Celiac disease (CD) is a chronic small intestinal immune-mediated enteropathy triggered by ingestion of gluten-containing food in genetically predisposed subjects. The enteropathy is presented with a wide variety of clinical manifestations, which can occur even outside the gastrointestinal tract. In the majority of cases, the diagnosis of CD is based on a small intestinal biopsy showing mucosal alterations, i.e. intraepithelial lymphocytosis, crypt hyperplasia, and villous atrophy. The treatment, gluten-free diet (GFD), has recently been revised with the addition of gluten-free oats. Oats give a more diversified nutrition and increase the fibre content. The use of oats in CD is though still debated in some reports. A strict life-long adherence to the GFD can be problematic, especially for pediatric CD patients. Sweden reported of one of the highest observed CD prevalences worldwide, i.e. 3%, among 12-year-olds born during what has been described as “the Swedish celiac epidemic”, 1984−1996.

The aims of this thesis were to elucidate how pediatric CD has changed during a 41-year period in Sweden, i.e. 1973−2013, in terms of clinical presentation, disease severity, incidence, and demographics. We also wanted to adress the compliance to the GFD, the use of oats in the GFD and the safety of oats inclusion in the diet by measuring urinary nitric oxide (NO) metabolites.

Filed information provided data about 2856 pediatric patients  investigated for suspected CD between 1973 and 2013; of which 1030 patients were diagnosed with CD. After the data analyses the mean age of CD patients was shown to increase after the celiac epidemic period. Currently, CD shows a less severe picture in terms of symptoms and intestinal pathology. Younger children suffer primarily from gastrointestinal symptoms and growth failure, whereas extra-intestinal manifestations are more often displayed among adolescents.

We also reported an unusually high pediatric CD incidence rate and  cumulative incidence, likely the highest reported worldwide. We hypothesised that the introduction of new antibody tests would affect the diagnostic activity and accuracy in performing small intestinal biopsies for CD investigation. However, the outcome of diagnostic activity and accuracy could not clearly be attributed to the use of antibody tests due to changes occurring in parallel during the 41-year study period, e.g. a different pattern of symptoms at presentation and improved knowledge of the disease among parents and health professionals.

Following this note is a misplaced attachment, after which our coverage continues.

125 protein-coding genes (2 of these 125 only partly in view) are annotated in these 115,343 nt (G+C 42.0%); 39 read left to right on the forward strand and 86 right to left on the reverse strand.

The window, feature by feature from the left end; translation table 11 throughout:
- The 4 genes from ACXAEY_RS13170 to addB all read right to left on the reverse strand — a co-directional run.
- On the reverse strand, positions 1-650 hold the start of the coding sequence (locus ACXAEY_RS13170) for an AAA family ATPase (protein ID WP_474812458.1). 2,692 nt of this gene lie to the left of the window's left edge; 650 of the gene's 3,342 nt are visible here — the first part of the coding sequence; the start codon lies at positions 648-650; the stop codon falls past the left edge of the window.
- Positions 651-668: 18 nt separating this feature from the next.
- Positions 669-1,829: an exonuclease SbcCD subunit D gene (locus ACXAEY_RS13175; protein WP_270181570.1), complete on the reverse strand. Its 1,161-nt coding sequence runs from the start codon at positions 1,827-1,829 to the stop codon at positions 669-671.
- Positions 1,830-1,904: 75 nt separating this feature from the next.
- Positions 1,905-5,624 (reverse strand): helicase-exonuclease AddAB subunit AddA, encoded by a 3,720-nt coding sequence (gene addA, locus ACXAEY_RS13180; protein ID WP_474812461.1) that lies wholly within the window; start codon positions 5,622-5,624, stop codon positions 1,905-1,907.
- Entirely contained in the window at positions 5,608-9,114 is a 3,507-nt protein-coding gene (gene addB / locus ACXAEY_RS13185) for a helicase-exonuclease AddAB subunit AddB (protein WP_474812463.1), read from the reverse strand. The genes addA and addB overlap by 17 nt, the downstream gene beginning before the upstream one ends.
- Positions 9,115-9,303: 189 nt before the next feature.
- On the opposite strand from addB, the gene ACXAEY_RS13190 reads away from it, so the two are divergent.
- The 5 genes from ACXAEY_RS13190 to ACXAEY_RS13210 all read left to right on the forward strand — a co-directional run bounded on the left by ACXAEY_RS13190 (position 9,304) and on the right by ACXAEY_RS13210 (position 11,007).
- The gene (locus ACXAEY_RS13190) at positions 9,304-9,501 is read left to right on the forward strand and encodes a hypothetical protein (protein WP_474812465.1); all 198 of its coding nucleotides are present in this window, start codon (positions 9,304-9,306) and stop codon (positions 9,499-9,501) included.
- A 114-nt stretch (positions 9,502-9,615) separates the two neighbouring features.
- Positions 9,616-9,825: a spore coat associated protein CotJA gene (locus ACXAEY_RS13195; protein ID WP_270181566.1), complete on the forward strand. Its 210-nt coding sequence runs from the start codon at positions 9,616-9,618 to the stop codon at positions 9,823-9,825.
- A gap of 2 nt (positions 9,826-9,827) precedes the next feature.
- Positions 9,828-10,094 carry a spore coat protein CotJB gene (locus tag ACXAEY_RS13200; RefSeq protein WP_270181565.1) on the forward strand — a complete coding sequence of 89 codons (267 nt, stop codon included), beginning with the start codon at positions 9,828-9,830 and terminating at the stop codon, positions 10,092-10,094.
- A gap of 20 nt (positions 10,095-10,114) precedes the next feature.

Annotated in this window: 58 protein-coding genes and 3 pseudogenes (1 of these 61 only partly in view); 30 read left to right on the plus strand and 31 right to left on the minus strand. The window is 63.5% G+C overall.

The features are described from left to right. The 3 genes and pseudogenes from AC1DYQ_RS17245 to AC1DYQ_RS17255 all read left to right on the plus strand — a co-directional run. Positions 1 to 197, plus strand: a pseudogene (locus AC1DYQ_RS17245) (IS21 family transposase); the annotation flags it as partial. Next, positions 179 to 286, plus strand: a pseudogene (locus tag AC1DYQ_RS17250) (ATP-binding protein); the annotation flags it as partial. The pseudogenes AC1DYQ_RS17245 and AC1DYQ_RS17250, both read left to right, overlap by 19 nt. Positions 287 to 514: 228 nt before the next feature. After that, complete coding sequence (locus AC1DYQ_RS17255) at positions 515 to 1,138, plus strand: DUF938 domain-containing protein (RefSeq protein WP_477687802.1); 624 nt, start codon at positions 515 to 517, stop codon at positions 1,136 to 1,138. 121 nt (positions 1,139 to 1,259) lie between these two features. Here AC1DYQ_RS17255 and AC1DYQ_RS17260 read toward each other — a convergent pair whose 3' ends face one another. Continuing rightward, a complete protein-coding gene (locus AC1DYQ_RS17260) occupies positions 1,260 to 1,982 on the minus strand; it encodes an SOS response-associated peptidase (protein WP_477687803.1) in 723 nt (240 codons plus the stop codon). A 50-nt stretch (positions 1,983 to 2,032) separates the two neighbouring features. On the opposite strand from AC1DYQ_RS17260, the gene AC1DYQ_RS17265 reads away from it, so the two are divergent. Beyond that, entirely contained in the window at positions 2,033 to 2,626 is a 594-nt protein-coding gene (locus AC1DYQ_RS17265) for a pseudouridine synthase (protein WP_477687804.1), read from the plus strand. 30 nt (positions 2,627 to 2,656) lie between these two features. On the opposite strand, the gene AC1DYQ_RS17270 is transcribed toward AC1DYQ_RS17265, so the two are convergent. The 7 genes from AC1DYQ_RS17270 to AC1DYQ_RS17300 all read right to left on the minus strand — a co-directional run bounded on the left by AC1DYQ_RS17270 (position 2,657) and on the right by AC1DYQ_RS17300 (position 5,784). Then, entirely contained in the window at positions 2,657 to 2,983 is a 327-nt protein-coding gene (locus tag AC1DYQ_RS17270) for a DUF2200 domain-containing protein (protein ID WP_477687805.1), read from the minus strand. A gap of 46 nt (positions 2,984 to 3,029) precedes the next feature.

In a questionnaire-based study our patient group reported a high  compliance to the GFD. Long duration of the GFD may, however, influence compliance negatively. Oats have been included to the GFD of our study population in most of the cases without reporting major complications related to their well-being.

The urinary measurements of NO metabolites revealed two patient groups, one with high and one with low levels. The two populations did not differ regarding sex, age, compliance to the GFD or oats consumption. Factors such as nitrate-rich foods, asthma or urinary tract infections did not affect the results. The high levels could possibly be attributed to poor adherence to the GFD, sensitivity to oats, or some unknown factor(s). The elevated levels of NO metabolites might indicate mucosal inflammation and pinpoint the need of careful follow-up of children on oats-containing GFD as not all of them might tolerate oats.

Place, publisher, year, edition, pages
Linköping: Linköping University Electronic Press, 2015. 76 p.
Series
Linköping University Medical Dissertations, ISSN 0345-0082 ; 1473
National Category
Pediatrics Clinical Medicine
Identifiers
urn:nbn:se:liu:diva-122371 (URN)10.3384/diss.diva-122371 (DOI)978-91-7685-977-3 (ISBN)
Public defence
2015-11-19, Linden, ing 65 pl 9, Campus US, Linköping, 13:00 (English)
Opponent
Supervisors
Funder
Region ÖstergötlandMedical Research Council of Southeast Sweden (FORSS)Region ÖstergötlandSwedish Research Council
Available from: 2015-10-30 Created: 2015-10-30 Last updated: 2015-10-30Bibliographically approved

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Tapsas, DimitriosFälth-Magnusson, KarinHögberg, LottaForslund, TonySundqvist, TommyHollén, Elisabet

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Tapsas, DimitriosFälth-Magnusson, KarinHögberg, LottaForslund, TonySundqvist, TommyHollén, Elisabet
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Division of Clinical SciencesFaculty of Health SciencesDepartment of Paediatrics in LinköpingDepartment of Paediatrics in NorrköpingDivision of Microbiology and Molecular Medicine